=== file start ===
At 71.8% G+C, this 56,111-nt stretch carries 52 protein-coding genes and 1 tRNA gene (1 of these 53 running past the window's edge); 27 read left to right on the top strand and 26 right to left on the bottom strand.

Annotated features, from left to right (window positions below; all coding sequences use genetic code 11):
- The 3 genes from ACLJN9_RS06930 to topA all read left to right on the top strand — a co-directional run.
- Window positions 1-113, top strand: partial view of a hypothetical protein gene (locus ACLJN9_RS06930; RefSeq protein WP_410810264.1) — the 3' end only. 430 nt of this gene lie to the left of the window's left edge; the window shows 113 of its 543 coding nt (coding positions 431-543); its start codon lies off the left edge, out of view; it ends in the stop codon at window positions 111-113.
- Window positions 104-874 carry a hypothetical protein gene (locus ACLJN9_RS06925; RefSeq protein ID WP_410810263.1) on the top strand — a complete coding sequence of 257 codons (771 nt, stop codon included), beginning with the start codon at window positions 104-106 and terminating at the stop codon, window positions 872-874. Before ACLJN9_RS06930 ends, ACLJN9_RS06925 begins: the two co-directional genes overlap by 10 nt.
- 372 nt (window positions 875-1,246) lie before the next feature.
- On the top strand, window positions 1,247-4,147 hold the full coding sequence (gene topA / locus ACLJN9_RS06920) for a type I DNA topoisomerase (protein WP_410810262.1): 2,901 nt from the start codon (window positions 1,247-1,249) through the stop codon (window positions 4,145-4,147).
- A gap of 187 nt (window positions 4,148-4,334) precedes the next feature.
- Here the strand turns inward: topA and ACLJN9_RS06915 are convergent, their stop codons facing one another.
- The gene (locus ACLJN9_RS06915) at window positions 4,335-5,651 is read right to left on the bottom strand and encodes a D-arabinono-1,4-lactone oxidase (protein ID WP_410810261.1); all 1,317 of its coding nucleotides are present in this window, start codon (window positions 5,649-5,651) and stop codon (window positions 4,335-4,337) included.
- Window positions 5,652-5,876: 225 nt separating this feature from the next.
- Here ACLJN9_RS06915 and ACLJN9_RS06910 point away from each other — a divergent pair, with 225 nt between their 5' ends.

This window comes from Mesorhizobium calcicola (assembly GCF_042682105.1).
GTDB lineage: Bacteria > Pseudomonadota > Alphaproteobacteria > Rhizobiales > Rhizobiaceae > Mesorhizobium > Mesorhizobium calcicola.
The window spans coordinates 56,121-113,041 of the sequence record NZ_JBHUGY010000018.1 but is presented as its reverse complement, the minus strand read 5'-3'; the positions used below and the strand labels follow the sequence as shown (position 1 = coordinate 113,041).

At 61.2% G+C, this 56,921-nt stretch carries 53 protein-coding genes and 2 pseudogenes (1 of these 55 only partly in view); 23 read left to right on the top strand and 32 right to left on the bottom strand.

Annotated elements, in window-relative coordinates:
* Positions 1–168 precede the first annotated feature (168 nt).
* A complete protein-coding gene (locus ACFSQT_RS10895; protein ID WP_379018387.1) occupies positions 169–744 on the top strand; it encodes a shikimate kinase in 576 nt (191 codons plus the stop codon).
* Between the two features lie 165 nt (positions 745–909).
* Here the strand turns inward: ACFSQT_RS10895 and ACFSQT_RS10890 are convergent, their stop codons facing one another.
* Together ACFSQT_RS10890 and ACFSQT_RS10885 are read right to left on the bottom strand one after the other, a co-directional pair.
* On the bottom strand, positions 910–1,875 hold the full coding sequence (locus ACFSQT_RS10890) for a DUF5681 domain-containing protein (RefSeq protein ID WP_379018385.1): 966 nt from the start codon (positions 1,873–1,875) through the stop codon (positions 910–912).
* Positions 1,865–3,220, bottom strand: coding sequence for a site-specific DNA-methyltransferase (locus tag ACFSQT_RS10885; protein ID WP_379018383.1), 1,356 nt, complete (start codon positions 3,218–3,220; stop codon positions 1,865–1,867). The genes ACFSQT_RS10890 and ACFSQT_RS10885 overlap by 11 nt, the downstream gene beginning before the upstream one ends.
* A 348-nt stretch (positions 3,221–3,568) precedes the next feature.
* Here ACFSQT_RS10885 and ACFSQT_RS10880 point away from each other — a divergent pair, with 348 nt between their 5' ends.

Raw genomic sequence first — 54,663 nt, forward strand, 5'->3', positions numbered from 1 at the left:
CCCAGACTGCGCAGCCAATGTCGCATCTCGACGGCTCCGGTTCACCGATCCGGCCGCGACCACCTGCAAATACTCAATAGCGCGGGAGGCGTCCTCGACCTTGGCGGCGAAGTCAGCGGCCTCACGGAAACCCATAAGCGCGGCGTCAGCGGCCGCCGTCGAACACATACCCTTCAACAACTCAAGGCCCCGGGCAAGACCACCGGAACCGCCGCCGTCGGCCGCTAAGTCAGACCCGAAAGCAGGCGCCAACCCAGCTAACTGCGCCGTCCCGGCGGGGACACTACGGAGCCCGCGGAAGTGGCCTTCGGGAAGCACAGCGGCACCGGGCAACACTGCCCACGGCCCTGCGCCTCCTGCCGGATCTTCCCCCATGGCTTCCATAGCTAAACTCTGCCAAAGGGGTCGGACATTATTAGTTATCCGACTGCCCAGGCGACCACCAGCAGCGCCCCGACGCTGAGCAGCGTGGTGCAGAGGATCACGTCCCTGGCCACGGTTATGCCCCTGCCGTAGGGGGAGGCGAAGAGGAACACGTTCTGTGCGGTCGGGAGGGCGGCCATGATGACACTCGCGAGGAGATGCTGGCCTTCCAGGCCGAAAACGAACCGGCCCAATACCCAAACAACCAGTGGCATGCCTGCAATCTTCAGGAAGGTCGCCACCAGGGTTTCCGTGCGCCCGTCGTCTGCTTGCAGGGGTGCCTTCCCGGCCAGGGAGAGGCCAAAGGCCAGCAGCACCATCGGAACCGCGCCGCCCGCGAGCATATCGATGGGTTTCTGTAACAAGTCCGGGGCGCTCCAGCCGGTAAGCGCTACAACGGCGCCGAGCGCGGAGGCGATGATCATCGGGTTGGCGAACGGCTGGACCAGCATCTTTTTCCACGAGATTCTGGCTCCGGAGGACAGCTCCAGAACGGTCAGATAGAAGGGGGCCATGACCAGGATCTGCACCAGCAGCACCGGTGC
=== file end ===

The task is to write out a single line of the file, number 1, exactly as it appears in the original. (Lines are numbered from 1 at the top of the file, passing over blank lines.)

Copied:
At 71.8% G+C, this 56,111-nt stretch carries 52 protein-coding genes and 1 tRNA gene (1 of these 53 running past the window's edge); 27 read left to right on the top strand and 26 right to left on the bottom strand.